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Poll: Help poor folks get jobs, not get married

Getting the poor out of poverty


When it comes to lifting the poor out of poverty, Americans say that Uncle Sam should be walking people into higher paying jobs, not down the wedding aisle, a new poll finds.

The poll, conducted last month on behalf of the National Campaign for Jobs and Income Support, reveals that an overwhelming majority of Americans—86 percent—favor government programs that help people secure better-paying jobs, including expanding eligibility for higher education, job training, and child care. In contrast, only 8 percent of Americans say that the government should be in the business of promoting marriage as a solution to poverty.

The national survey of 801 registered voters was taken to gauge public sentiment on various issues relevant to the reauthorization of the federal welfare program, TANF—Temporary Assistance for Needy Families—which Congress is expected to vote on in the next few months. The poll, conducted by Hart Research Associates, has a margin of error of +/– 3.5 percent.

About 5,500 people are now on Montana’s welfare rolls, and those numbers are up considerably since Sept. 11.

The poll also found that Americans are more in favor of programs that provide work support for low-income workers, rather than imposing tougher work requirements on welfare recipients. Those results are in sharp contrast to a Bush administration proposal to increase work requirements for welfare recipients from the current level of 30 hours per week to 40 hours. Whereas 62 percent of those surveyed cited work support as their first choice for government priorities, only 15 percent gave top billing to implementing the tougher hourly work requirements.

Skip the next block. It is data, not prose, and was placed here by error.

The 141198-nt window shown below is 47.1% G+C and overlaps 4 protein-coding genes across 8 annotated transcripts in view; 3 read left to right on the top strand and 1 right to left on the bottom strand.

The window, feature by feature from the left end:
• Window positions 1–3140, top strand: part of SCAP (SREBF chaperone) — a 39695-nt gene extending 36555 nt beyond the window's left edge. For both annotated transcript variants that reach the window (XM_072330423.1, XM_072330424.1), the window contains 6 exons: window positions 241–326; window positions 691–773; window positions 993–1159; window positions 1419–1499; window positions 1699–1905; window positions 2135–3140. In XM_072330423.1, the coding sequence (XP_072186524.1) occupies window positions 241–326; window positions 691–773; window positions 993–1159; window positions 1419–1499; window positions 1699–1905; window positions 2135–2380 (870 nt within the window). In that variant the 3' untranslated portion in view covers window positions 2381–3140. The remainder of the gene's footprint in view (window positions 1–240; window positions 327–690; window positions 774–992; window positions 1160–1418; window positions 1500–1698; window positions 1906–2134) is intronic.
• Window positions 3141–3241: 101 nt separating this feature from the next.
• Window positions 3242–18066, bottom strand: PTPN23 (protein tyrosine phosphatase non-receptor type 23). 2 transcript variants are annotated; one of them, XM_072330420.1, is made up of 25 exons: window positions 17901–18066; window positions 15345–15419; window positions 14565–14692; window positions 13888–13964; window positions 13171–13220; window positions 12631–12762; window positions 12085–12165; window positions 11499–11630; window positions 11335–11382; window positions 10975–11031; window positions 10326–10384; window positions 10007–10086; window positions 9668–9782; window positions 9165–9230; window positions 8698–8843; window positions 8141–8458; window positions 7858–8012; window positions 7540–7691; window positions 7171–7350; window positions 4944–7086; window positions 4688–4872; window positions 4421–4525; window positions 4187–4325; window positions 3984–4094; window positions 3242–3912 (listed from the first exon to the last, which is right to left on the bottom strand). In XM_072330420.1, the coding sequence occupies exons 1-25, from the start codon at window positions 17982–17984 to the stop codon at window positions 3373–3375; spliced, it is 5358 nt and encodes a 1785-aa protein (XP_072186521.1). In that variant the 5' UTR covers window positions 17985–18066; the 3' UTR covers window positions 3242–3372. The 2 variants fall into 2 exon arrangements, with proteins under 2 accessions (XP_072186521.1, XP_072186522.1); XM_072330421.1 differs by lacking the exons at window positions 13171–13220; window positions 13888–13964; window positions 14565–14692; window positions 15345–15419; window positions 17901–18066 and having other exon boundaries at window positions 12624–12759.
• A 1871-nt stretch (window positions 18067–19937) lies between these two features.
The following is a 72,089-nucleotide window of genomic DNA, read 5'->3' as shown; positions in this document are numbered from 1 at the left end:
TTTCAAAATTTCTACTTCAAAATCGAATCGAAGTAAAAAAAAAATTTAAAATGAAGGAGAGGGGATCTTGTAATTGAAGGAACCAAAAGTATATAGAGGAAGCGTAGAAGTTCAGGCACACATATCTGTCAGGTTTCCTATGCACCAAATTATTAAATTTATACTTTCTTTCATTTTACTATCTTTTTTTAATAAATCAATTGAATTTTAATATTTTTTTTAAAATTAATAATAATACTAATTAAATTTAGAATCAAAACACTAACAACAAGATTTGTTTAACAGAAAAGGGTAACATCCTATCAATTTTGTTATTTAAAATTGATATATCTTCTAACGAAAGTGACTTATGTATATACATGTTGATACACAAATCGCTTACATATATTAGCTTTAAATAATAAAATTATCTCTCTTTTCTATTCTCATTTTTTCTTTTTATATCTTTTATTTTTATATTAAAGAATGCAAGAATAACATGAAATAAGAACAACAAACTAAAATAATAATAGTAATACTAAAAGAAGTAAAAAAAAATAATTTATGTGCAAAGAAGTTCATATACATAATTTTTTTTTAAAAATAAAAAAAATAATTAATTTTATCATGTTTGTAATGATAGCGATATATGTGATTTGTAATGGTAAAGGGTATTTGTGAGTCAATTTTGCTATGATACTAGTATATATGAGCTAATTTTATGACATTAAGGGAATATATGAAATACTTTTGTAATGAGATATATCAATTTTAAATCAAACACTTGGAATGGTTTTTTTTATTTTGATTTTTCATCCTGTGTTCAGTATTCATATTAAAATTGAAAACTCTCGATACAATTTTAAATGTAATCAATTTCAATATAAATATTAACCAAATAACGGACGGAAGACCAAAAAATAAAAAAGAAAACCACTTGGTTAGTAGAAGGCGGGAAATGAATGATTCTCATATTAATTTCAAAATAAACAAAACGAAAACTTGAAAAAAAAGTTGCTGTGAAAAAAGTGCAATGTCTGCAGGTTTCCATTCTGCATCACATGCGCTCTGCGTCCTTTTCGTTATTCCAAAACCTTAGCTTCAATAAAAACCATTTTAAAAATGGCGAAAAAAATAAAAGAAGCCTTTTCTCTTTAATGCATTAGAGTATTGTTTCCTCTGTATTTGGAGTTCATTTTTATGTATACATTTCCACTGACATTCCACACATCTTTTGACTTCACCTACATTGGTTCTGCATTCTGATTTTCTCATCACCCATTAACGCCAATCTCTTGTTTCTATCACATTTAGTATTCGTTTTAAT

The Bush plan includes $300 million in new money for experimental programs aimed at promoting marriage, with no new funding for worker training, child care or transportation. When questioned on this issue, only 5 percent of those surveyed said that marriage promotion should be the government’s top priority.

“What we know in Montana is that our wages are so low, it doesn’t matter if you’re a two-parent family or a single-parent family. You’re still poor,” says Kate Kahan of the low-income advocacy group, WEEL (Working for Equality and Economic Liberation). “It’s not about marriage being the solution to poverty. With WEEL having over half of our advocacy calls being domestic violence related, I don’t see marriage promotion as a sound policy in any way, shape or form.”

Congressional Democrats have offered an alternative to the Bush plan which would increase availability of child care, transportation assistance and other welfare-to-work programs. It also provides flexibility to the current five-year time limit imposed on welfare recipients, so that families who meet their work requirements do not have their benefits cut off.


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